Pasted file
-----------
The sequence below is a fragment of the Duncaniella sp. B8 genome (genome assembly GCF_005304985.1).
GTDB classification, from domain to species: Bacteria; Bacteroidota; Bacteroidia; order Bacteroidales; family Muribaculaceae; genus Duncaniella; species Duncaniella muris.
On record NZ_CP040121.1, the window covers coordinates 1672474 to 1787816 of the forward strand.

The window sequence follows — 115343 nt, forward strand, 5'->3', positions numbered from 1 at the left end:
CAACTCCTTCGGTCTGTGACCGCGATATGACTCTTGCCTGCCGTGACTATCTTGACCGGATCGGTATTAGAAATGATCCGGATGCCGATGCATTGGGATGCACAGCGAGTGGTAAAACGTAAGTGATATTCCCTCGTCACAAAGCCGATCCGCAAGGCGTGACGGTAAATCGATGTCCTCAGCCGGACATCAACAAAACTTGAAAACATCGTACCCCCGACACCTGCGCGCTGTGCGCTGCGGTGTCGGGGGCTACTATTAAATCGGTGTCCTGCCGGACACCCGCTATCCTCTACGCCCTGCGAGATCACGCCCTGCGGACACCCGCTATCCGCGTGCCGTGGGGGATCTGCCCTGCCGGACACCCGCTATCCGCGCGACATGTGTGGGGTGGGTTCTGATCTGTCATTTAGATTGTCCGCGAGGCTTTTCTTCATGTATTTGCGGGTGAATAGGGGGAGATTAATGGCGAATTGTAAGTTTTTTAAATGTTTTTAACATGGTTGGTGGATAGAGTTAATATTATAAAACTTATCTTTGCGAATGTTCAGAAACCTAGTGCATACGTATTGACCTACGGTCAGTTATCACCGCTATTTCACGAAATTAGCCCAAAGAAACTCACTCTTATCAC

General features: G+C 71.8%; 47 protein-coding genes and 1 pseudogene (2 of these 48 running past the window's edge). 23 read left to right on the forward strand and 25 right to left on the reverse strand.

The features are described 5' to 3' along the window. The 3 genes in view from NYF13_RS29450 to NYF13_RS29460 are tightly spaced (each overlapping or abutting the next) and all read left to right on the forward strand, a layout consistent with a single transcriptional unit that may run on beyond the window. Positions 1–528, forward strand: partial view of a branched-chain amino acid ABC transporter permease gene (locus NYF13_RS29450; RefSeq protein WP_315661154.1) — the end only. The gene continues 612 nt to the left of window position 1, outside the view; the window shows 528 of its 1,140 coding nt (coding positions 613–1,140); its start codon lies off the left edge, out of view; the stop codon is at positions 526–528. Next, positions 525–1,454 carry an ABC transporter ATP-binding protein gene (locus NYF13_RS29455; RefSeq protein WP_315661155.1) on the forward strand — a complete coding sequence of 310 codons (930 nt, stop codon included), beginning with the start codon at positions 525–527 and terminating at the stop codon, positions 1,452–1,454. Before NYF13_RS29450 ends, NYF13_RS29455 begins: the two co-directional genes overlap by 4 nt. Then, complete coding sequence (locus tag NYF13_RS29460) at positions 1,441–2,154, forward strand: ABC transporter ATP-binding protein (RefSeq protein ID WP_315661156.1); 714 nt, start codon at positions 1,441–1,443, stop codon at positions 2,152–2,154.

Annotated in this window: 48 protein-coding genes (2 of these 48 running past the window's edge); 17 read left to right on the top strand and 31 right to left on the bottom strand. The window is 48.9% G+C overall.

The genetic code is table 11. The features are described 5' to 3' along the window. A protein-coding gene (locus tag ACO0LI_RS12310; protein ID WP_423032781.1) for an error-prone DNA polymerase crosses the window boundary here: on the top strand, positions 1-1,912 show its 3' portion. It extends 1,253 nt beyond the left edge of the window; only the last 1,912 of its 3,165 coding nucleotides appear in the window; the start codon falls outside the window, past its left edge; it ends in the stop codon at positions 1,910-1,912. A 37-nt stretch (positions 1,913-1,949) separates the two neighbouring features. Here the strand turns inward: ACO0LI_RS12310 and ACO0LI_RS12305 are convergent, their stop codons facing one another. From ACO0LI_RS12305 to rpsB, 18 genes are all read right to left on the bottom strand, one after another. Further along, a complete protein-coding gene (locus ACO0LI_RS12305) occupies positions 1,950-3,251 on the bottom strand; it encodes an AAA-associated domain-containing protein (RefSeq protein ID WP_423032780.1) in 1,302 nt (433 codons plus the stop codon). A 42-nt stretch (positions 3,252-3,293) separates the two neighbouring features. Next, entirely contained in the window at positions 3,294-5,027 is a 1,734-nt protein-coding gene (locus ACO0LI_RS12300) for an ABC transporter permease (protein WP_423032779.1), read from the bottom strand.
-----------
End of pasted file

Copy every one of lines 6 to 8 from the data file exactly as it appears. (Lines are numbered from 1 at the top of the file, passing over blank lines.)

General features: G+C 71.8%; 47 protein-coding genes and 1 pseudogene (2 of these 48 running past the window's edge). 23 read left to right on the forward strand and 25 right to left on the reverse strand.

The features are described 5' to 3' along the window. The 3 genes in view from NYF13_RS29450 to NYF13_RS29460 are tightly spaced (each overlapping or abutting the next) and all read left to right on the forward strand, a layout consistent with a single transcriptional unit that may run on beyond the window. Positions 1–528, forward strand: partial view of a branched-chain amino acid ABC transporter permease gene (locus NYF13_RS29450; RefSeq protein WP_315661154.1) — the end only. The gene continues 612 nt to the left of window position 1, outside the view; the window shows 528 of its 1,140 coding nt (coding positions 613–1,140); its start codon lies off the left edge, out of view; the stop codon is at positions 526–528. Next, positions 525–1,454 carry an ABC transporter ATP-binding protein gene (locus NYF13_RS29455; RefSeq protein WP_315661155.1) on the forward strand — a complete coding sequence of 310 codons (930 nt, stop codon included), beginning with the start codon at positions 525–527 and terminating at the stop codon, positions 1,452–1,454. Before NYF13_RS29450 ends, NYF13_RS29455 begins: the two co-directional genes overlap by 4 nt. Then, complete coding sequence (locus tag NYF13_RS29460) at positions 1,441–2,154, forward strand: ABC transporter ATP-binding protein (RefSeq protein ID WP_315661156.1); 714 nt, start codon at positions 1,441–1,443, stop codon at positions 2,152–2,154.

Annotated in this window: 48 protein-coding genes (2 of these 48 running past the window's edge); 17 read left to right on the top strand and 31 right to left on the bottom strand. The window is 48.9% G+C overall.